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Emmerich (Germany - Netherlands)

Because Emmerich was mainly used for a inner German trains and only a few freight- and passenger-trains passed the Dutch border, Deutsche Bundesbahn decided to divide the freight-tracks (5-9) into two voltage sections. Single-voltage locos coast into the "foreign" section with pantograph(s) lowered and are hauled away and pushed back by diesel shunters.
Voltage of the three tracks (2-4) used for intl. passenger trains can be changed between 15kV 16,7Hz AC and 1,5kV DC.
Operation after the opening of Betuweroute

related articles
border lines Germany - Netherlands

map of German network
map of Rhein-Ruhr area
map of Benelux network

related links
Betuweroute - official homepage

loco change at Emmerich
loco change at Emmerich
loco change at Emmerich
loco change at Emmerich
Two changes of locos at Emmerich in May 1987
© Langs de rails

map of Emmerich station
thanks to Marco Smit

Mixed haulage
locos of Railion Benelux
heading southbound
241 697-2 heading to Amersfoort
Railion 241 697-2 on its way
to Amersfoort
Quadriple traction?
several class 232
next to Zevenaar
Special train with historic coaches
special train arriving at
Emmerich with NS 1731...
Historic loco for historic train
...and leaving to Cologne
hauled by DB class 110
Last Eurocity to Interlaken
last EC to Interlaken
has arrived at Emmerich
all pictures ©2003 Mark Olthof

 Operation after the opening of Betuweroute
For a long time it was unknown how the operation at through Emmerich will look after the opening of the Betuweroute to Rotterdam port.
To keep investments down at least initially, the new Betuweroute to Rotterdam port will consist of two sections powered at 1500 V, and two powered at 25 kV! Therfore multi-voltage motive power (or diesel locos) will be needed for through running; there will be changeovers to and from 1.5 kV at the eastern end, for the existing few km of track between Zevenaar and Emmerich and where the line enters and leaves the Kijfhoek shunting yard again.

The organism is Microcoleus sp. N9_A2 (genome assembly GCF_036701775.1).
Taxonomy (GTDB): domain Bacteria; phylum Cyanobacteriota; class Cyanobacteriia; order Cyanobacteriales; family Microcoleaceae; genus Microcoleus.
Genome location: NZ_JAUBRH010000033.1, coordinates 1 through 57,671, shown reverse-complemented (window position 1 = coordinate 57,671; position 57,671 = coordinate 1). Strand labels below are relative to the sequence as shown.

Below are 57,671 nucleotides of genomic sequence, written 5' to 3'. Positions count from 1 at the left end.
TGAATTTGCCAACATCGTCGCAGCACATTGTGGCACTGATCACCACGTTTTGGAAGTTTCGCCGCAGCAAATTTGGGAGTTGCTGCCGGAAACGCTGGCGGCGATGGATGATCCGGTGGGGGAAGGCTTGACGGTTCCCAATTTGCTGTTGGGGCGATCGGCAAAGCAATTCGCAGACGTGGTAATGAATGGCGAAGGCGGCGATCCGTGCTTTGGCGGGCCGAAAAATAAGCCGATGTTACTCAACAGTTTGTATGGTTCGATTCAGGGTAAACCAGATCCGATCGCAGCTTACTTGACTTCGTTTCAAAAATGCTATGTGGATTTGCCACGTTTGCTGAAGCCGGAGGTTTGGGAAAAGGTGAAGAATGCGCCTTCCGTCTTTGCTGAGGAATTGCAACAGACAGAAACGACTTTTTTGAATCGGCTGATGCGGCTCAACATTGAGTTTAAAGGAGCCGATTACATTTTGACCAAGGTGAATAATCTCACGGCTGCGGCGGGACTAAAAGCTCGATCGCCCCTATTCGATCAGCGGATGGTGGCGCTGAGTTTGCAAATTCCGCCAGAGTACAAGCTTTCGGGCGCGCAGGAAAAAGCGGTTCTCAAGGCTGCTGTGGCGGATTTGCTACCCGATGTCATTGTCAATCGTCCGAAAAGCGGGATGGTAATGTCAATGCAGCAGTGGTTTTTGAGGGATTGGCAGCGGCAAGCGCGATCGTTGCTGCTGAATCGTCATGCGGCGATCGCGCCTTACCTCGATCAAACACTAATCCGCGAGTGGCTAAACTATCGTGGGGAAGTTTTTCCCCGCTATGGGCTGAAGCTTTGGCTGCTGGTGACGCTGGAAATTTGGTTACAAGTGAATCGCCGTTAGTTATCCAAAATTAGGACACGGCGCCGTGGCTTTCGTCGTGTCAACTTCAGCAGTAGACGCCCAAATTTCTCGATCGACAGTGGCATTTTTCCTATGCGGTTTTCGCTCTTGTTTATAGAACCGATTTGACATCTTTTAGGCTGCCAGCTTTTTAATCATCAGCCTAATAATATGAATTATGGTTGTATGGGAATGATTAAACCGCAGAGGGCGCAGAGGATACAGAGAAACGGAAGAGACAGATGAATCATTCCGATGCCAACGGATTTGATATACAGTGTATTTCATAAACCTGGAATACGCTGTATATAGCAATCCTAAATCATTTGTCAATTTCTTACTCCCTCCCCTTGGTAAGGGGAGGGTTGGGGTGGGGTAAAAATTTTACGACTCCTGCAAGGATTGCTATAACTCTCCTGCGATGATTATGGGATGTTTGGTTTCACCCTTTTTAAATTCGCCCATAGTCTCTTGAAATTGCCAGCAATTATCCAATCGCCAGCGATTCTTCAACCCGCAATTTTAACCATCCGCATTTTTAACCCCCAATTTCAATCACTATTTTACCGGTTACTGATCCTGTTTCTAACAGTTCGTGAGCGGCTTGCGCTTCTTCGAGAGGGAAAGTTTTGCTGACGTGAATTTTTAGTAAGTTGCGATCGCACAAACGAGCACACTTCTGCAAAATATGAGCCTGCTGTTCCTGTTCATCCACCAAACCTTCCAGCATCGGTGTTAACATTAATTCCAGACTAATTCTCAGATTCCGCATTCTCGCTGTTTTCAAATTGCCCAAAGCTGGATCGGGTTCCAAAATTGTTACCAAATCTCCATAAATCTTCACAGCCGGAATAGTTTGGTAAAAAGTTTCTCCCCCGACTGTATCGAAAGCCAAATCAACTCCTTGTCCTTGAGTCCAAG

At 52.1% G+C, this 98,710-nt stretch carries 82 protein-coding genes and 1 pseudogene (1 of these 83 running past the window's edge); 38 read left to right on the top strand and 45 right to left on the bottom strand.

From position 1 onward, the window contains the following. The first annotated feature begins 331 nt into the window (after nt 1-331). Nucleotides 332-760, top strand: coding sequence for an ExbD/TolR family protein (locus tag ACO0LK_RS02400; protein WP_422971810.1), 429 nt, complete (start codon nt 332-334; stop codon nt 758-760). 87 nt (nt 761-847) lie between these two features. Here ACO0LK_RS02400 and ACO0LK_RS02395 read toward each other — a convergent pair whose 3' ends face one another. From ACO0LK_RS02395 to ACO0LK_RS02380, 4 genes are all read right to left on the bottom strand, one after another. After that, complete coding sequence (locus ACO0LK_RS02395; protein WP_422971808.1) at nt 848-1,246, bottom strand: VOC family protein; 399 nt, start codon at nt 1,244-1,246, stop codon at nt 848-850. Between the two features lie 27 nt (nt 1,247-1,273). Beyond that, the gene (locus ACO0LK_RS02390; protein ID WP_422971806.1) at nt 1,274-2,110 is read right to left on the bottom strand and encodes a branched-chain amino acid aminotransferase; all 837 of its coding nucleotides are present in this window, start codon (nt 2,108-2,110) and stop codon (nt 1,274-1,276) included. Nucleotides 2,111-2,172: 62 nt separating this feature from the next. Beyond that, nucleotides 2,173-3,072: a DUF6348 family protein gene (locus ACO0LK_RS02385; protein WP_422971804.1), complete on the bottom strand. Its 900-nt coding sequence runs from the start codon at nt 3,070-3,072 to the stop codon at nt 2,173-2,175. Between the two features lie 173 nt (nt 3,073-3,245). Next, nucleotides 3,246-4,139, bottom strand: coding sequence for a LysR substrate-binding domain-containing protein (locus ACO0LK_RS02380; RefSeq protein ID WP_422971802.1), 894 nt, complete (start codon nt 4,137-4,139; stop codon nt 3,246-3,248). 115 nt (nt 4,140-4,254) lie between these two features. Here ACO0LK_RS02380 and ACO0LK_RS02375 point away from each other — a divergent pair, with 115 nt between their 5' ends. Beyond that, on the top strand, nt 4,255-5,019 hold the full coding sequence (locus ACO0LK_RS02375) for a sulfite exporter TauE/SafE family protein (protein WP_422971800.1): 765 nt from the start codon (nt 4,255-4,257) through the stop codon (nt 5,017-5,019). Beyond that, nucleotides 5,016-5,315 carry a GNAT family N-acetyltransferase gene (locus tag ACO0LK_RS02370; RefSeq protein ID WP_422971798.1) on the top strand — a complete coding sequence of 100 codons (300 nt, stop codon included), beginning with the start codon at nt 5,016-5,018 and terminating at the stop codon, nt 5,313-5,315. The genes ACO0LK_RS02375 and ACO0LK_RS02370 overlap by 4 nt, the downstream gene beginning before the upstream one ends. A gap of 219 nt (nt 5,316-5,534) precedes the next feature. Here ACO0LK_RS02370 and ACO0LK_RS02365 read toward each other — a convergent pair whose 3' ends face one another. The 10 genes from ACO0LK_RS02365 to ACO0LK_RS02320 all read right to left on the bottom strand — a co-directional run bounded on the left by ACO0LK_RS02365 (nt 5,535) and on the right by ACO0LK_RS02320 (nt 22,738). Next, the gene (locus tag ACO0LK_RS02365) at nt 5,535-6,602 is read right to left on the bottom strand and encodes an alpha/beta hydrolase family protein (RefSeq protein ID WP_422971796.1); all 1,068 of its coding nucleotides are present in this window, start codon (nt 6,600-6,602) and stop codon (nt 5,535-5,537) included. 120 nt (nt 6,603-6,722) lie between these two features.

Since ICE3 units are also capable for 25kV AC traction, a "coast-through" change-over between the two AC systems somewhere near the border might have been installed, too.
map of Betuwlijn

Beginning of Betuwe-line

In march 2003 Railion Benelux stated that irrespective of all the questions raised about the efficiency of the Betuwe Route, even the most conservative forecasts conclude that the generated income will eventually prove sufficient to cover practically all the maintenance costs.
As stated in a letter by the Dutch Minister of Transport and Water Management to the Lower Chamber (February 2003), the minimum overhead cover will rise from some 30% in 2007 to 95% in 2025. These figures are in sharp contrast to an overhead cover of less than 10% for the existing network, which is used predominantly by passenger trains (5.500 passenger trains per day, as opposed to 350 freight trains). Nevertheless, the Dutch Minister or Transport wishes to cut investment in the Betuwe Route, for example by not laying an overhead contact line and opting for the established Dutch ATB (automatic train control) system instead of the new European system.
However, if the Betuwe Route is not made accessible to electric locomotives, carriers, according to Railion Benelux, will have to revert to slower and less powerful diesel locomotives, which also have greater impact on the environment. This would make operation of the Betuwe Route commercially unattractive, both for carriers and the infrastructure manager.

top of page page last updated: 26. March 2018 ©1998-2013 Thorsten Büker top of page
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